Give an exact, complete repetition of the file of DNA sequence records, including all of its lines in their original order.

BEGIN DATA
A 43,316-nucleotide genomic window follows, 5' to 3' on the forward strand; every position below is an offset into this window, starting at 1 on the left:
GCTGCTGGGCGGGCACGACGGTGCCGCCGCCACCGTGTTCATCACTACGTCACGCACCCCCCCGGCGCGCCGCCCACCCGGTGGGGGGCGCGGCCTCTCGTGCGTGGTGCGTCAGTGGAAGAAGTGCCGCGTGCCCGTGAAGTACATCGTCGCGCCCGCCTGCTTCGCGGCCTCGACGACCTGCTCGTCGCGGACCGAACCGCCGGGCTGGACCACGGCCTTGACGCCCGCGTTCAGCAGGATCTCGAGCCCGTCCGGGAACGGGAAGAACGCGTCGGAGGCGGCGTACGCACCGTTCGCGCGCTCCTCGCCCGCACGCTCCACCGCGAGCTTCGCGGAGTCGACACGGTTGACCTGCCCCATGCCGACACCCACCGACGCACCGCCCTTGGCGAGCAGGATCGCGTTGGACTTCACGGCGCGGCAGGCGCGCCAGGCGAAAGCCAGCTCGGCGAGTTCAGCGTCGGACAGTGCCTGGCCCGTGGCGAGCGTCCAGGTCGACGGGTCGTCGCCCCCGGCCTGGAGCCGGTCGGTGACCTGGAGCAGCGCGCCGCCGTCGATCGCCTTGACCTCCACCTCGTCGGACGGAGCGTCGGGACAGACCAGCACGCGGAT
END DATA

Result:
A 43,316-nucleotide genomic window follows, 5' to 3' on the forward strand; every position below is an offset into this window, starting at 1 on the left:
GCTGCTGGGCGGGCACGACGGTGCCGCCGCCACCGTGTTCATCACTACGTCACGCACCCCCCCGGCGCGCCGCCCACCCGGTGGGGGGCGCGGCCTCTCGTGCGTGGTGCGTCAGTGGAAGAAGTGCCGCGTGCCCGTGAAGTACATCGTCGCGCCCGCCTGCTTCGCGGCCTCGACGACCTGCTCGTCGCGGACCGAACCGCCGGGCTGGACCACGGCCTTGACGCCCGCGTTCAGCAGGATCTCGAGCCCGTCCGGGAACGGGAAGAACGCGTCGGAGGCGGCGTACGCACCGTTCGCGCGCTCCTCGCCCGCACGCTCCACCGCGAGCTTCGCGGAGTCGACACGGTTGACCTGCCCCATGCCGACACCCACCGACGCACCGCCCTTGGCGAGCAGGATCGCGTTGGACTTCACGGCGCGGCAGGCGCGCCAGGCGAAAGCCAGCTCGGCGAGTTCAGCGTCGGACAGTGCCTGGCCCGTGGCGAGCGTCCAGGTCGACGGGTCGTCGCCCCCGGCCTGGAGCCGGTCGGTGACCTGGAGCAGCGCGCCGCCGTCGATCGCCTTGACCTCCACCTCGTCGGACGGAGCGTCGGGACAGACCAGCACGCGGAT